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Cumberland County school officials and legislators strategize on combating ‘attack’ on public education


Sen. Val Applewhite did not mince words Friday as she spoke to Cumberland County school officials, Board of Education members and fellow legislators. 

“Public education, in my opinion, is just under attack,” she said. “We can come to these meetings and talk about what you want, but from my perspective as a freshman senator, the money is not coming to public education. I think we’re going to have to let that settle in and figure out, how do we restructure ourselves?”

Applewhite’s entreaty came during a noon meeting at E.E. Smith High School in Fayetteville, where state legislators and school officials gathered to discuss the county school system’s legislative priorities ahead of the N.C. General Assembly’s short session beginning next month. In addition to Applewhite (D-Dist. 19), Reps. Diane Wheatley (R-Dist. 43), Charles Smith (D-Dist. 44), Marvin Lucas (D-Dist. 42) and Frances Vinell Jackson (D-Dist. 45) and school board members Susan Williams, Alicia Chisolm, Donna Vann, Jacquelyn Brown and Chairwoman Deanna Jones attended Friday’s meeting.

In opening remarks, Cumberland County Schools Superintendent Dr. Marvin Connelly Jr. highlighted the following legislative priorities for the school system:

  • Improvements to teacher pay.

  • Streamlining the teacher licensure process.

  • Refining the school performance grade system used by the N.C. Dept. of Public Instruction (DPI). 

  • Guaranteeing school breakfasts and lunches for the 633 children attending the virtual Cumberland Academy.

  • Investments to address the GenX contamination of water supply in the Gray’s Creek area.

  • The full funding of the Leandro Comprehensive Remedial Plan.

  • Addressing the impact of the state’s Opportunity Scholarship school voucher program on public schools. 

Ramifications of private school vouchers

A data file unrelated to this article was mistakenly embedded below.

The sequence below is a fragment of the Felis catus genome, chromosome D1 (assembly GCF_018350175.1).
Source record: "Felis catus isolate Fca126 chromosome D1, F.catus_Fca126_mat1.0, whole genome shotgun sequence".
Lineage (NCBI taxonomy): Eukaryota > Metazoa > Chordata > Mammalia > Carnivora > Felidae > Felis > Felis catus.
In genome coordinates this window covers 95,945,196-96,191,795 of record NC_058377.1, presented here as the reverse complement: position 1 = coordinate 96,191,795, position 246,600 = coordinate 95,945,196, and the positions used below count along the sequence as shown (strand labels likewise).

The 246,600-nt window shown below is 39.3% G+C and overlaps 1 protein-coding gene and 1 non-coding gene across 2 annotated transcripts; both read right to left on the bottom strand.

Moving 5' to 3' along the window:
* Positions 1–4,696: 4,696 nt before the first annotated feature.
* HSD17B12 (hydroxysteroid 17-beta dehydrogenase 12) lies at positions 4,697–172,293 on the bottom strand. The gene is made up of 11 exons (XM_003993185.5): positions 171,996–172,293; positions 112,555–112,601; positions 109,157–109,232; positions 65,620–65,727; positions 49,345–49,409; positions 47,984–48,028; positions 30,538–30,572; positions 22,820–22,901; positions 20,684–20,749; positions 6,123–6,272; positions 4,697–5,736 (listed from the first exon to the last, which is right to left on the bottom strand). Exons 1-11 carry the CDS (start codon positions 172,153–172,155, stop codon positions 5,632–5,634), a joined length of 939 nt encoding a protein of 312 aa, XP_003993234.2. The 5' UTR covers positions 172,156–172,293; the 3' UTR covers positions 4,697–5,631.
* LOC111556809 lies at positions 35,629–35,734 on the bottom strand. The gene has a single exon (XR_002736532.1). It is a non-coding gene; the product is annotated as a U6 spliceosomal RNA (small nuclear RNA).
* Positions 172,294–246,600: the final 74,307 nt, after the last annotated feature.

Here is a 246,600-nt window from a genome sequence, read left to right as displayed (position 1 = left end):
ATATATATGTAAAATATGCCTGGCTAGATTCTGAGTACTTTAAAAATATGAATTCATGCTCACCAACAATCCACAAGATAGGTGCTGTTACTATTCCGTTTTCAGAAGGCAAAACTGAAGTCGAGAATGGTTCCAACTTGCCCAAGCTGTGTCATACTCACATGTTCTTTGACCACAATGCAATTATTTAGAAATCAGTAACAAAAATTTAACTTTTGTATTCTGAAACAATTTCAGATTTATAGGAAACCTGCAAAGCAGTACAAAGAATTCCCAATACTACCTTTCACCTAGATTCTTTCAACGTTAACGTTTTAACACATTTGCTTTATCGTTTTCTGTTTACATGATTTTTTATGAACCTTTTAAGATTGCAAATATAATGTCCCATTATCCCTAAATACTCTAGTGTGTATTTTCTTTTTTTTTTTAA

Many of those present at Friday’s meeting described negative impacts they believe the N.C. Opportunity Scholarship program has had on Cumberland County public schools. 

The Opportunity Scholarship program was first enacted in 2013 and uses taxpayer money to fund the cost of tuition for families who wish to send their children to private schools, CityView previously reported. The amount of the vouchers depends on family income, with lower-income families receiving larger vouchers, and range from $3,000 to $7,000. As of Jan. 23, 32,341 North Carolinians participated in the program for a total of $150.1 million, with Cumberland County receiving the most vouchers in the state. That represents 2,552 students and $11.9 million in money, CityView reported.

“For the year 2023-2024, Cumberland County students were allocated $11,920,228 in public funds for Opportunity Scholarships, the highest in the state of North Carolina,” Connelly said. “Let’s be clear — we support families having options to choose the best educational option for their children. However, based on the expansion of the Opportunity Scholarship program, it is projected Cumberland County schools will see a 5% decline in state funding.” 

That decline adds up to $17,174,224 taken from public schools in Cumberland County, Connelly noted. 

“When individual students leave our system, our operational costs do not go down,” he said. “A 5% cut in state funding will significantly impact our educational offerings, and it is crucial that we find a balance that supports all students’ needs without compromising the quality of public education in Cumberland County.” 

Proponents of the program believe it offers parents important agency in choosing where their children will be educated, while critics argue the program does not have sufficient oversight, takes money from public schools and largely only benefits those who would already attend private school.

Connelly’s remarks came three days after Gov. Roy Cooper visited E.E. Smith and called for the state to stop the program until public schools received sufficient funding.

Smith, Jackson, Applewhite and Lucas each appeared to agree with Connelly, individually noting concerns about the program’s potential drain on public school funding. Wheatley, the sole lawmaker present to vote for the state budget, which expanded the Opportunity Scholarship program by $250 million through 2025, did not comment on Connelly’s concerns at the meeting. 

Connelly told legislators he was especially worried about recent changes to the program that eliminate a requirement for participants to have previously attended a public school and a cap on the salaries of participants’ parents, as well as the potential for North Carolina tax dollars to go to out-of-state companies that might own private schools receiving the vouchers. 

In response to a later remark from Applewhite, Connelly gave a grim predictor for the future of the county’s schools.

“I pray that I’m wrong, but I believe that this Opportunity Scholarship situation has the potential to take us both to the early ’60s and resegregate schools in North Carolina,” he said. “That’s just my opinion.”

Applewhite and Jackson told Connelly they agreed.

“I think it would be interesting for North Carolina to look at who applies or who seeks these Opportunity Scholarships and what percentage of those families were already sending their kids to private schools,” Smith said. 

Connelly added that he was concerned by some private schools not serving children with disabilities or with individual education plans.